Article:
On Campus Travel > Biking and Walking

Improving your sports facilities’ infrastructure to promote walking and bicycling can be a relatively inexpensive, small-scale change that supports ecologically preferable transportation.

By improving pedestrian and bicycle access to your sports facilities for students, staff, fans and other visitors, your sports departments and institution can help reduce traffic congestion and air pollution, particularly on game days. This benefits the environment as well as the health of your campus community. Bicycling also helps keep students, staff and fans healthier through exercise.

Identify and contact any staff on your campus who might help incentivize biking and walking to your sports facilities, including helping to provide the necessary infrastructure. The departments with knowledgeable staff may include the Transportation, Facilities, and the Sustainability Office, among others.


  • Provide secure and conveniently located bicycle racks for students and other fans travelling to your sports venues, and provide free, convenient, and secure bicycle racks for employees.
  • Provide safe pedestrian walkways to your sports facilities from nearby transit options.
  • Explain bicycling options in staff orientation.
  • Provide shower facilities and lockers for employees.
  • Prominently display, feature on your athletics and recreation websites, and distribute pedestrian and bike maps in staff rooms and for all of your sports facilities.
  • Offer incentives for fans who walk or bike to your sports venues on game days, and for staff who walk or bike to athletics or recreation buildings.
  • Encourage staff cycling groups and events to promote department-wide biking.
  • Arrange discounts at local bicycling shops for ticket-holders and staff.
  • Consider hosting a “pop up bike repair service” alongside your bicycle racks on game days at your major sports stadiums or arenas. Recruit students (with a small payment, free merchandise or other incentive) or staff from local bicycling shops (in exchange for free publicity) to provide this service.
  • Disseminate information concerning bike routes and bicycle-friendly public transportation connections and feature all environmentally preferable transit information on your athletics and recreation website and on internal websites, email blasts or staff newsletters.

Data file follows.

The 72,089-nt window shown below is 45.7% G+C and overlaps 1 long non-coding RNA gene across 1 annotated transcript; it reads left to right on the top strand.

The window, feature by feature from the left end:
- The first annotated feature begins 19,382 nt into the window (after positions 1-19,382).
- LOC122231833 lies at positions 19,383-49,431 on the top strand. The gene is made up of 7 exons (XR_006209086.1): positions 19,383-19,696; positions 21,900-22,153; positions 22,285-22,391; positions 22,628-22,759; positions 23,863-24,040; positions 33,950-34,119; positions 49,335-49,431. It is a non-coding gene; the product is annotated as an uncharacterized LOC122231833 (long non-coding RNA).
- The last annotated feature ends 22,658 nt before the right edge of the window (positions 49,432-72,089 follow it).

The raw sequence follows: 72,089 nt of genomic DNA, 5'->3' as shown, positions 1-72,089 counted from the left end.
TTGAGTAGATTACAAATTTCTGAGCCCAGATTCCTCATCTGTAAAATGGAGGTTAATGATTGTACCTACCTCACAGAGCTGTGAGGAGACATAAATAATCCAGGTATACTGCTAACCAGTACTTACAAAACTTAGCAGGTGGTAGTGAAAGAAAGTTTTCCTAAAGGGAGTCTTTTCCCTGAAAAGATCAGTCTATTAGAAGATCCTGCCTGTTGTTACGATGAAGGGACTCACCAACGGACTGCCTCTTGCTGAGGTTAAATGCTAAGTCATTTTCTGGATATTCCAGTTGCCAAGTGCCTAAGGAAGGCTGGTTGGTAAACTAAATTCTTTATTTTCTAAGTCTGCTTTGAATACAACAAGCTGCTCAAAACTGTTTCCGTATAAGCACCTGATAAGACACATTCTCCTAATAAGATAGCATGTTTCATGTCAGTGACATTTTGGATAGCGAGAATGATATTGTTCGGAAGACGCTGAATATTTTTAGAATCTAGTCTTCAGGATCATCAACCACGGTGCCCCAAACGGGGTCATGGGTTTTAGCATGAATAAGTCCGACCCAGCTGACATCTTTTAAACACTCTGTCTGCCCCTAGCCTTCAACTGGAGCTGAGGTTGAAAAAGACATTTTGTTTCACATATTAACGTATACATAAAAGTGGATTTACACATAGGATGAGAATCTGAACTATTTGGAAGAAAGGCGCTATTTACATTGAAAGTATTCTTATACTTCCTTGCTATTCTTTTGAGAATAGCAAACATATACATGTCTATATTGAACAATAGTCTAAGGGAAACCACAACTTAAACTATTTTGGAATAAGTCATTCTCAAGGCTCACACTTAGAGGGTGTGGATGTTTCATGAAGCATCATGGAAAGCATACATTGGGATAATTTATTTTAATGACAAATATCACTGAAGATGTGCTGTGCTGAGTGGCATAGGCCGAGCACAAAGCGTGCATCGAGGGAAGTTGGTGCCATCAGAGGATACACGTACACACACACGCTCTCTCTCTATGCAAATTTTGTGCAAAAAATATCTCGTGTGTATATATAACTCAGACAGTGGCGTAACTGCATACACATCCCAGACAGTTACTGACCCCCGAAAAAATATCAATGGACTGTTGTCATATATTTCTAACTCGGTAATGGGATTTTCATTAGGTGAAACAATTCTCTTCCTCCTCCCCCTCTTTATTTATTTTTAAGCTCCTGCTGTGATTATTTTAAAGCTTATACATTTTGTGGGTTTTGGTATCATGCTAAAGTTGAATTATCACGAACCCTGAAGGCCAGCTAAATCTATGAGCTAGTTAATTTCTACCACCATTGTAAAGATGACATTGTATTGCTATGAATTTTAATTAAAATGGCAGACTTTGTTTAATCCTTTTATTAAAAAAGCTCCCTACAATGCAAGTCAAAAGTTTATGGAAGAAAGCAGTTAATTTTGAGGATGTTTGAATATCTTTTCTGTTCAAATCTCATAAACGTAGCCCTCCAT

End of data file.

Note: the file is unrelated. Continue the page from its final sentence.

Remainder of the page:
Promoting environmentally preferable transportation options throughout athletics and recreation can help your institution earn up to 7 points within the “Transportation” subcategory of AASHE’s Sustainability Tracking, Assessment & Rating System (STARS). Work with sustainability and facilities staff on your campus to support any institutional efforts to attain or improve your institution’s STARS rating. Use the STARS 2.0 Technical Manual to learn more.


The transportation sector is one of the main sources of smog, carbon monoxide, global warming, and harmful particles that can cause respiratory illnesses and other health problems. Bicycling or walking helps reduce all of these impacts, saves money, and is a healthy way to travel.


In 2010, the Washington State University recreation department launched a “Green Bike” bicycle rental program with a fleet of 40 bicycles after first piloting the idea during 2009 with five bikes. The goal was to help reduce car use, decrease traffic congestion, reduce carbon emissions, improve student health through physical exercise, and increase awareness of sustainable methods of transportation. In the first year and a half of this program, 585 people used the bikes, checking them out 2,800 times and traveling a total of 12,000 miles. In 2012, students voted to continue to fund the program by approving a student fee for automated checkout stations and for the purchase of another 40 bikes. Since September of 2010, the automated Green Bikes have been checked out over 43,000 times and has had over 10,000 unique users. This has saved approximately 23.7 metric tons of carbon emissions relative to the use of passenger cars.

In 2008, the University of Oregon hosted the U.S. Olympic Trials for track and field, then did so again in 2012. Anticipating more than 220,000 athletes, media members and spectators, the event team created a multifaceted transportation plan. It introduced the first bicycle and skateboard valet service at an Olympic competition (servicing 4,575 bikes) and partnered with the Lane Transit District to provide all ticketholders and credentialed volunteers with free local bus transportation. To learn more, read the full case study in the NRDC Collegiate Game Changers report.

An example of interdepartmental collaboration on sports greening at the University of California, Los Angeles is the Community Bike Shop, launched jointly by the UCLA transportation and recreation departments. The Bike Shop, which is promoting an ecologically preferable form of transport, offers self-service bike repair stations as well as bike rentals, loaner bikes, and bike-sharing programs. To learn more, read the full feature in the NRDC Collegiate Game Changers report.

The University of Washington’s LEED Silver Husky Stadium is integrating resource-efficient features with multi-use design that ensures the building will be used year-round. One of the keys to the success was reaching out past the edge of the stadium, working with the university and local transit authorities to design a bike parking system that accommodates day to day use as well as expanding to accommodate game day use. To learn more, read the full case study in the NRDC Collegiate Game Changers report.


NRDC: Transportation
AASHE: Resources on Sustainable Campus Transportation
The University of Vermont: Certification for Sustainability Transportation
Bicycling Alliance – Ways to Promote Bicycling
Federal Highway Department – Bicycle and Pedestrian Program